# Accumulation point definition.

1. May 11, 2012

### Arian.D

We say a point x in X (which is a topological space) is an accumulation point of A if and only if any open set containing x has a non-empty intersection with A-{x}.

Well, I'm creating examples for myself to understand the definition.
Suppose X={a,b,c,d,e} and define T={∅,{a,b},{b,c,d},{a,b,c,d},X}. T is a topology on X. Now I'm trying to find the set of all accumulation points of {b,c,d}.

a,c and d are accumulation points of {b,c,d}, b is not an accumulation point of it, but I'm not sure if I should consider e an accumulation point of {b,c,d} or not because there is no open set containing e in my topology defined on X. Should I consider e an accumulation point because the antecedent in the definition (where it assumes that there exists an open set containing that point) is false for e?

2. May 11, 2012

### micromass

Staff Emeritus
There is something missing in the definition of T. You're missing {b}.

There is an open set containing e: the set X is open and contains e!!

3. May 11, 2012

### Arian.D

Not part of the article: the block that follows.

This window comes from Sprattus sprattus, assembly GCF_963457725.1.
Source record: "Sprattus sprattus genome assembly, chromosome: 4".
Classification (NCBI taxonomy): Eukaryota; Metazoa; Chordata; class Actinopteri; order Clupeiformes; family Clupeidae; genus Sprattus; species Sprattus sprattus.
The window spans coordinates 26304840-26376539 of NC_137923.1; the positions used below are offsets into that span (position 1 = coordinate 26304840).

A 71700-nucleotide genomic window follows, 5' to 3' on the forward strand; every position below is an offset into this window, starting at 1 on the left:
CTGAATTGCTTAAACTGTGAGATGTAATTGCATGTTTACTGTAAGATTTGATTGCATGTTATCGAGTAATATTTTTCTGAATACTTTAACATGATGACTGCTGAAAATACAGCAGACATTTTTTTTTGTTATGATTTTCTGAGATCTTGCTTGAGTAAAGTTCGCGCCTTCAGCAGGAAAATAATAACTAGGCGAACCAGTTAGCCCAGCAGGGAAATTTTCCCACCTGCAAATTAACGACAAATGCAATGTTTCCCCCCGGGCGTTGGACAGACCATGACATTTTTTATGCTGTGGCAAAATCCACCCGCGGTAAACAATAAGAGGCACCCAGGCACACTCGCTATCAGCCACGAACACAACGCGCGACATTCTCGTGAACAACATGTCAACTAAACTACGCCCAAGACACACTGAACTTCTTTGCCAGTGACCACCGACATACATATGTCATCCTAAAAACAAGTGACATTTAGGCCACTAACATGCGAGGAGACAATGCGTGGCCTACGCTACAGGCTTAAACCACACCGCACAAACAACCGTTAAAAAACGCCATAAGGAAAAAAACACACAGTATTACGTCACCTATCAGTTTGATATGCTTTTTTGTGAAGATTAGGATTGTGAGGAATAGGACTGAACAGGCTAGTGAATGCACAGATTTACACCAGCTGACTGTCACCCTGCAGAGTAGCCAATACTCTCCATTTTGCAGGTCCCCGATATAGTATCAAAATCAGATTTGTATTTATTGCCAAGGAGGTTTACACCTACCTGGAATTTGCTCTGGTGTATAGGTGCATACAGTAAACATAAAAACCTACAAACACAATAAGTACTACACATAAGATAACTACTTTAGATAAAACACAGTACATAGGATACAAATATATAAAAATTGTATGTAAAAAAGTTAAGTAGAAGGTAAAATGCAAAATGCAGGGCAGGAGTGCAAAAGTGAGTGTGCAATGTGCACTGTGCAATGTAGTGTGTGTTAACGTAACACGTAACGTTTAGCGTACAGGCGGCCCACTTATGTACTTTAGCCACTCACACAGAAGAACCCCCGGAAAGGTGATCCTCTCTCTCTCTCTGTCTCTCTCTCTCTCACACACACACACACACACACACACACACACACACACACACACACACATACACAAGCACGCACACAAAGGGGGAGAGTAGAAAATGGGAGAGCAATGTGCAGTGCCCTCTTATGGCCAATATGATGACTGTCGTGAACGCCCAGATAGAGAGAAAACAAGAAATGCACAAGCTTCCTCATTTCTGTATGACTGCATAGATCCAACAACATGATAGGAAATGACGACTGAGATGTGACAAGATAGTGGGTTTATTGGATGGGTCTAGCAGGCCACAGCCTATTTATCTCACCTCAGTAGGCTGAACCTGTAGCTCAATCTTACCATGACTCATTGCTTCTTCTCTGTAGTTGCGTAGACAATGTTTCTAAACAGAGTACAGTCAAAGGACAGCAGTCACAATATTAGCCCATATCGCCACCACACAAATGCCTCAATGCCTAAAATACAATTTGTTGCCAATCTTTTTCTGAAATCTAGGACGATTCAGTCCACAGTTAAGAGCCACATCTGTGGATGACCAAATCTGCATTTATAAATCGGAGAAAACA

Oops, yea.

And X has a non-empty intersection with any one of its subsets. Good! so it's an accumulation point. Thanks.

One more thing, What do we call a point like e that is not contained in any open set in the topology excluding X? If {a} is in the topology we call a isolated, right? Do we call e by a particular name in topology?

4. May 11, 2012

### micromass

Staff Emeritus
I'm not aware of any specific name. But the situation you describe is very pathological. The space exhibits some very weird properties such as

- Every sequence (and even filter and net) converges.
- The space is extremely compact: every open cover has {X} as subcover.

In fact, the previous two properties are equivalent and imply the existence of a point a whose only neighborhood is X.

So the space you describe is quite exotic (and interesting!!), but it does not ressemble at all the nice spaces we expect in topology.